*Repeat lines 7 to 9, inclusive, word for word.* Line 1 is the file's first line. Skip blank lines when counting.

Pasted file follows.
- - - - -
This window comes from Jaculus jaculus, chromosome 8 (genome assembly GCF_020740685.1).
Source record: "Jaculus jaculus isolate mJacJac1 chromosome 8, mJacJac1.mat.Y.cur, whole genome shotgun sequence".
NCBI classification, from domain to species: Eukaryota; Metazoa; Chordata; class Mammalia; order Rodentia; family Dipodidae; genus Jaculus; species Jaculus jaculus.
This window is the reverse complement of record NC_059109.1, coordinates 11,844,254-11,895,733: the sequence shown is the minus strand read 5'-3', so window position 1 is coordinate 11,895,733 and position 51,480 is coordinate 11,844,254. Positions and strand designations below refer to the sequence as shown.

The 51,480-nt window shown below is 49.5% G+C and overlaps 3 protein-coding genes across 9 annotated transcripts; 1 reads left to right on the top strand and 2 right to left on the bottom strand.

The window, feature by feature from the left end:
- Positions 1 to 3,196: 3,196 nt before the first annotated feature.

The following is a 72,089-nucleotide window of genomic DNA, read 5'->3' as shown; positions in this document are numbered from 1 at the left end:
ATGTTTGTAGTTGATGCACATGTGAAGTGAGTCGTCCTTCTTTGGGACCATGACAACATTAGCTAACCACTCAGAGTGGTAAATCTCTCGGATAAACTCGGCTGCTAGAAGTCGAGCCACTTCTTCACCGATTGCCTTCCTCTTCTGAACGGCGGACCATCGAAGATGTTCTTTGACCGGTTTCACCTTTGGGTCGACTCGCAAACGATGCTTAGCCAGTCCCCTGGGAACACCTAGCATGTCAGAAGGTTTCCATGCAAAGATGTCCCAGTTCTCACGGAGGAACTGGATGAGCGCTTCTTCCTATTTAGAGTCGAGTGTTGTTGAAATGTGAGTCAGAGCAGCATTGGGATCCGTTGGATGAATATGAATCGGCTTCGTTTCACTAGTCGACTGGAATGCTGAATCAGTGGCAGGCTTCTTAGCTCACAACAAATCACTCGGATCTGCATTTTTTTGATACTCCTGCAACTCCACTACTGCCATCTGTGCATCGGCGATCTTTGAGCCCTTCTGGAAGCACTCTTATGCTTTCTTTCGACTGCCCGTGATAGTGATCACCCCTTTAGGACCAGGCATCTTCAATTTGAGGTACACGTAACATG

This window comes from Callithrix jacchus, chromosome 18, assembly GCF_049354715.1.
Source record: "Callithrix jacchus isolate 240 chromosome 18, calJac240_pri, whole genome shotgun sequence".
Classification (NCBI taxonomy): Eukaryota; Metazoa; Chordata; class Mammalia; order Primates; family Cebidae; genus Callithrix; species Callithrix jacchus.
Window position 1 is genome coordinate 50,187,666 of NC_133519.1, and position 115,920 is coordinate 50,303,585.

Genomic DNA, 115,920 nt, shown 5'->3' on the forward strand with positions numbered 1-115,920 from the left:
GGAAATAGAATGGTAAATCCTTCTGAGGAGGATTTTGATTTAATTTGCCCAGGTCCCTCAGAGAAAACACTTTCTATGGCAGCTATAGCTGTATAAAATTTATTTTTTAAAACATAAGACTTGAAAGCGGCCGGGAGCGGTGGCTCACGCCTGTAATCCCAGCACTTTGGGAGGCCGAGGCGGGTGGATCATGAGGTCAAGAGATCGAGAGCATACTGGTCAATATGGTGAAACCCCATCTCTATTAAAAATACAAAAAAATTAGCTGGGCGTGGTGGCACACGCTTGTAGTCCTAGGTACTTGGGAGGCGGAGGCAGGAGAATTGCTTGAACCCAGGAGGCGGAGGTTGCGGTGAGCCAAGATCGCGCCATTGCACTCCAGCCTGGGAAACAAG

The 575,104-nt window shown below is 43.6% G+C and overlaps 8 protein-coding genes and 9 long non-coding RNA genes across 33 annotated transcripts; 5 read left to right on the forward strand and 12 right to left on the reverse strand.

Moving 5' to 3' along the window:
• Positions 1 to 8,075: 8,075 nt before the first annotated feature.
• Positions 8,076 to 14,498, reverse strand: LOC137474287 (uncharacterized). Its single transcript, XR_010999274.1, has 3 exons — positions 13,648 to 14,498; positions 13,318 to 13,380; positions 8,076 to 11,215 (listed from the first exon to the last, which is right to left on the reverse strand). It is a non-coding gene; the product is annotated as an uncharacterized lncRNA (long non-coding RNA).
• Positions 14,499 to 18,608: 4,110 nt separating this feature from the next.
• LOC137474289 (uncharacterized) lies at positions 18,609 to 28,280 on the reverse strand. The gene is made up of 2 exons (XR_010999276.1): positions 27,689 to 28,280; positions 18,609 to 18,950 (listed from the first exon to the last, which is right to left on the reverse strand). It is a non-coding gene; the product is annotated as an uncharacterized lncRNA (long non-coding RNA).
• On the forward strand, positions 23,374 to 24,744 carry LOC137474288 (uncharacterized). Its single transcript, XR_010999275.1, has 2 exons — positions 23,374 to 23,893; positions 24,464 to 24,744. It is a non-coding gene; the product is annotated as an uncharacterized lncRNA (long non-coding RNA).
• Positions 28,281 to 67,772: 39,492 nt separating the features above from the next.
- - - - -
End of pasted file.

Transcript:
- Positions 1 to 3,196: 3,196 nt before the first annotated feature.

The following is a 72,089-nucleotide window of genomic DNA, read 5'->3' as shown; positions in this document are numbered from 1 at the left end:
ATGTTTGTAGTTGATGCACATGTGAAGTGAGTCGTCCTTCTTTGGGACCATGACAACATTAGCTAACCACTCAGAGTGGTAAATCTCTCGGATAAACTCGGCTGCTAGAAGTCGAGCCACTTCTTCACCGATTGCCTTCCTCTTCTGAACGGCGGACCATCGAAGATGTTCTTTGACCGGTTTCACCTTTGGGTCGACTCGCAAACGATGCTTAGCCAGTCCCCTGGGAACACCTAGCATGTCAGAAGGTTTCCATGCAAAGATGTCCCAGTTCTCACGGAGGAACTGGATGAGCGCTTCTTCCTATTTAGAGTCGAGTGTTGTTGAAATGTGAGTCAGAGCAGCATTGGGATCCGTTGGATGAATATGAATCGGCTTCGTTTCACTAGTCGACTGGAATGCTGAATCAGTGGCAGGCTTCTTAGCTCACAACAAATCACTCGGATCTGCATTTTTTTGATACTCCTGCAACTCCACTACTGCCATCTGTGCATCGGCGATCTTTGAGCCCTTCTGGAAGCACTCTTATGCTTTCTTTCGACTGCCCGTGATAGTGATCACCCCTTTAGGACCAGGCATCTTCAATTTGAGGTACACGTAACATG